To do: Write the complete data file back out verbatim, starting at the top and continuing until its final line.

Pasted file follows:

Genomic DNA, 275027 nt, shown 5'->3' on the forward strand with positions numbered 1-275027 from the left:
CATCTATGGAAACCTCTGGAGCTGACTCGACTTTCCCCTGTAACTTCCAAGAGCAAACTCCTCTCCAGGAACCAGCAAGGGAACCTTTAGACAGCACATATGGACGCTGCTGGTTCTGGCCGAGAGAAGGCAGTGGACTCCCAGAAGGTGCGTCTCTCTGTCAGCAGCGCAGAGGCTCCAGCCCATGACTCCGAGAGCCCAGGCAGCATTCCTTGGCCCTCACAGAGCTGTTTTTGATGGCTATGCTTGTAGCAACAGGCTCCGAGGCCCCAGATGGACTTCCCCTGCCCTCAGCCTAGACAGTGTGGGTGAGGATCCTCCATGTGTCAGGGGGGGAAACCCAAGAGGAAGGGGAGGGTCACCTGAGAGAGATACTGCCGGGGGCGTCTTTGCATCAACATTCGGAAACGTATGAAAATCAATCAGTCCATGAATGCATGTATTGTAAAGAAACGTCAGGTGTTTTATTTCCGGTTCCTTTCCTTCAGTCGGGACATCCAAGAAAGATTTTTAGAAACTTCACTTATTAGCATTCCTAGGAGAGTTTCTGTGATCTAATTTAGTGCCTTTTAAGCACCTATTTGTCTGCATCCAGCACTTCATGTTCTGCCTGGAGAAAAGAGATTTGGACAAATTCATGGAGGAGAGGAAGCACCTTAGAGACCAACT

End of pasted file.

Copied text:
Genomic DNA, 275027 nt, shown 5'->3' on the forward strand with positions numbered 1-275027 from the left:
CATCTATGGAAACCTCTGGAGCTGACTCGACTTTCCCCTGTAACTTCCAAGAGCAAACTCCTCTCCAGGAACCAGCAAGGGAACCTTTAGACAGCACATATGGACGCTGCTGGTTCTGGCCGAGAGAAGGCAGTGGACTCCCAGAAGGTGCGTCTCTCTGTCAGCAGCGCAGAGGCTCCAGCCCATGACTCCGAGAGCCCAGGCAGCATTCCTTGGCCCTCACAGAGCTGTTTTTGATGGCTATGCTTGTAGCAACAGGCTCCGAGGCCCCAGATGGACTTCCCCTGCCCTCAGCCTAGACAGTGTGGGTGAGGATCCTCCATGTGTCAGGGGGGGAAACCCAAGAGGAAGGGGAGGGTCACCTGAGAGAGATACTGCCGGGGGCGTCTTTGCATCAACATTCGGAAACGTATGAAAATCAATCAGTCCATGAATGCATGTATTGTAAAGAAACGTCAGGTGTTTTATTTCCGGTTCCTTTCCTTCAGTCGGGACATCCAAGAAAGATTTTTAGAAACTTCACTTATTAGCATTCCTAGGAGAGTTTCTGTGATCTAATTTAGTGCCTTTTAAGCACCTATTTGTCTGCATCCAGCACTTCATGTTCTGCCTGGAGAAAAGAGATTTGGACAAATTCATGGAGGAGAGGAAGCACCTTAGAGACCAACT